Are government spies looking over your shoulder on Facebook?  If so, the social media giant says it will warn you.

“Starting today, we will notify you if we believe your account has been targeted or compromised by an attacker suspected of working on behalf of a nation-state,” Facebook Inc. said in an Oct. 16 blog entry entitled, “Notifications for targeted attacks.”

According to the post, Facebook Inc. will warn users if it has a “strong suspicion” that their account is being targeted or compromised by suspected state-sponsored actors. Facebook said that although it has “always taken steps” to secure compromised accounts, it decided to show this additional warning because attacks by government-sponsored entities “tend to be more advanced and dangerous than others.”

What Facebook didn’t say was whether the new policy meant it was no longer handing users’ personal information over to government agencies.

In 2013, disclosures by Edward Snowden on the scope of U.S. National Security Agency surveillance revealed a clandestine surveillance program called PRISM. The PRISM program allegedly provided the NSA with access to the systems of Microsoft Corp., Facebook Inc., Google Inc., Apple Inc. and other technology heavy-hitters. It was alleged that these companies provided “master keys” to decrypt their traffic or the NSA found other means—such as hacking—to do so.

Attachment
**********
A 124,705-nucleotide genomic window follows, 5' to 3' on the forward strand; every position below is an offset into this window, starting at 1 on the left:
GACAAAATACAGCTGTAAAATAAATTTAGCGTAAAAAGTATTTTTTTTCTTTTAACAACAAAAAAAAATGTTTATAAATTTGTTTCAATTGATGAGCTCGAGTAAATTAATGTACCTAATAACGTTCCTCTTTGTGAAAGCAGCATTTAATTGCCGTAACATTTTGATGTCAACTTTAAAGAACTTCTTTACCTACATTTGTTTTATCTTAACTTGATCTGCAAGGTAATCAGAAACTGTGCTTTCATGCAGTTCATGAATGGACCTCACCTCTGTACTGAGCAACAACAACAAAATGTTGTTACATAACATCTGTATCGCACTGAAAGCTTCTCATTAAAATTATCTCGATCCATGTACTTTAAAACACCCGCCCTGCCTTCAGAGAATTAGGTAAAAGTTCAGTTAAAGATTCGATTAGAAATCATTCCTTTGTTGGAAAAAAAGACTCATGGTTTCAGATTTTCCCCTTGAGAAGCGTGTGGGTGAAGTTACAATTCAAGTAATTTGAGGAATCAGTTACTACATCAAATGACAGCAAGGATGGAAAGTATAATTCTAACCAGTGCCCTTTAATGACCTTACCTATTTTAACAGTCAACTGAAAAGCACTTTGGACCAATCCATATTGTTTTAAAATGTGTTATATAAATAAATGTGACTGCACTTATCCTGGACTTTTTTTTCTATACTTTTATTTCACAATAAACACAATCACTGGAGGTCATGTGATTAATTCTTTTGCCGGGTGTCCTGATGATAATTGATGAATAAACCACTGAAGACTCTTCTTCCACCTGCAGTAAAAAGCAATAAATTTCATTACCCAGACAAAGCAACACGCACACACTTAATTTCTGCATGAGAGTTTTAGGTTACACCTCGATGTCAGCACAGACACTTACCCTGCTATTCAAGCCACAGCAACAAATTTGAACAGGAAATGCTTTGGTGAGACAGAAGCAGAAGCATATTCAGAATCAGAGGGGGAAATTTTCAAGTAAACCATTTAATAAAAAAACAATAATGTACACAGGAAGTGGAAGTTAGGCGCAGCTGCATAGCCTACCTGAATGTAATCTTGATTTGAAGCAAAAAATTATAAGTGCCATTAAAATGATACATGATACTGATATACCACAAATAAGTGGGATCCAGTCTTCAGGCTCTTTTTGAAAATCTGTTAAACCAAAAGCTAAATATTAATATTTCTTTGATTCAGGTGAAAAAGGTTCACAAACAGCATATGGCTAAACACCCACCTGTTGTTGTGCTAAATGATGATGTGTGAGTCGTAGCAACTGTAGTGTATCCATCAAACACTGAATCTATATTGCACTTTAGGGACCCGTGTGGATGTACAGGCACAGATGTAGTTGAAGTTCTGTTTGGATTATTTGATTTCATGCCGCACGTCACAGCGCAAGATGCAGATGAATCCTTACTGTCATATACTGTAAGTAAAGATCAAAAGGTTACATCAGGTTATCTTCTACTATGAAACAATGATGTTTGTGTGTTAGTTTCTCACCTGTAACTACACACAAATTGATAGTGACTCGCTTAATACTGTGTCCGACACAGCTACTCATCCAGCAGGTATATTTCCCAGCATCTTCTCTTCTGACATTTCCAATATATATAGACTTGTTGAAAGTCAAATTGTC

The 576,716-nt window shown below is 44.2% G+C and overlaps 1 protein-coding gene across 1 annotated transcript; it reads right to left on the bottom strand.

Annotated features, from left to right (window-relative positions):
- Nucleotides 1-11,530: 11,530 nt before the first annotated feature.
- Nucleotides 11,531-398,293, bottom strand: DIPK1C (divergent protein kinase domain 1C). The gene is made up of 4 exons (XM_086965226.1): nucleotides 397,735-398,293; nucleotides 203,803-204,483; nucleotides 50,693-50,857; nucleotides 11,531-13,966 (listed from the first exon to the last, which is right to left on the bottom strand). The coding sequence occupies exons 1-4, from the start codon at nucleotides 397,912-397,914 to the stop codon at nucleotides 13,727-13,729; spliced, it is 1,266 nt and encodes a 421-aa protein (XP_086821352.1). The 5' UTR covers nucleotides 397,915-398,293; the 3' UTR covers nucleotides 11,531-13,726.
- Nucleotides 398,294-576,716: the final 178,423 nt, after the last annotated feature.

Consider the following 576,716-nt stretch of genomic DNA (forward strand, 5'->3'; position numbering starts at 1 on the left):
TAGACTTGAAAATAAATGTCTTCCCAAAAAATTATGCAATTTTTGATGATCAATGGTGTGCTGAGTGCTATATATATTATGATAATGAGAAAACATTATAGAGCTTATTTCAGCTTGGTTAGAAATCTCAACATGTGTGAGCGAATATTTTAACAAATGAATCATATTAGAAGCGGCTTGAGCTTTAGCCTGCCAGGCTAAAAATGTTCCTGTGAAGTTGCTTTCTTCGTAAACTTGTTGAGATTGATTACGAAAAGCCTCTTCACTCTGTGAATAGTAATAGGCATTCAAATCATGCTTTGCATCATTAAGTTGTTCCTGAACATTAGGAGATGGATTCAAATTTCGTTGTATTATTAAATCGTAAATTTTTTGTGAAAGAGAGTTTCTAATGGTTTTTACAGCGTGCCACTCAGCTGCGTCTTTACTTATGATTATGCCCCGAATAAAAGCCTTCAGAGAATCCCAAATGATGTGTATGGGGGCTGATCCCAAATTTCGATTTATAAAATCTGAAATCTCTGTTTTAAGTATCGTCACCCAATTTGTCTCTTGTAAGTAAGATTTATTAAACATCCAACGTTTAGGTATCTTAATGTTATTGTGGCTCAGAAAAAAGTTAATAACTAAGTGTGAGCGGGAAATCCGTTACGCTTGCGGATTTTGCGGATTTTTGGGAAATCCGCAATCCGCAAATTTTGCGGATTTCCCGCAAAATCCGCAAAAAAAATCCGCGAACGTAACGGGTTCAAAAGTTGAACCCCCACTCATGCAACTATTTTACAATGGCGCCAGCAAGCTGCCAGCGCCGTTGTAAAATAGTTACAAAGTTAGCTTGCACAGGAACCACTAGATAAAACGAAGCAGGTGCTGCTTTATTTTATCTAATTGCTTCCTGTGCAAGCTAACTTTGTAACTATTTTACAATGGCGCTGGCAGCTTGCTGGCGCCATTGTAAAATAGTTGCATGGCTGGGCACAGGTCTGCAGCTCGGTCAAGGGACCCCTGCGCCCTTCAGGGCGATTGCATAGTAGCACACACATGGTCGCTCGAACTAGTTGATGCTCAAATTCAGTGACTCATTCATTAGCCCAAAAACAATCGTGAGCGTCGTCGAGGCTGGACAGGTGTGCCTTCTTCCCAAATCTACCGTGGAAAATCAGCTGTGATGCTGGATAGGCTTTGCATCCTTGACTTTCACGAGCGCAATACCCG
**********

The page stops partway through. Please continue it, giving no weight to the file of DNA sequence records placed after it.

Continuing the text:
Following the Snowden revelations, Austrian law student Max Schrems asked the Irish Office of the Data Protection Commissioner to investigate if his data, transferred by Facebook, might have been turned over to the NSA. The case was then referred to the European Court of Justice by Ireland’s High Court after the Irish Data Protection

Commissioner refused to examine Schrems’s complaint.

In September, the ECJ invalidated the 15-year-old U.S.-EU Safe Harbor program, following a European Court of Justice advocate general’s advisory opinion, which found that the U.S.-EU Safe Harbor Program didn't protect the privacy rights of EU citizens in the face of “mass, indiscriminate surveillance” by U.S. security agencies. 

Following the Oct. 6 decision by the ECJ, the Ireland’s Data Protection Commission agreed to look into the complaint.

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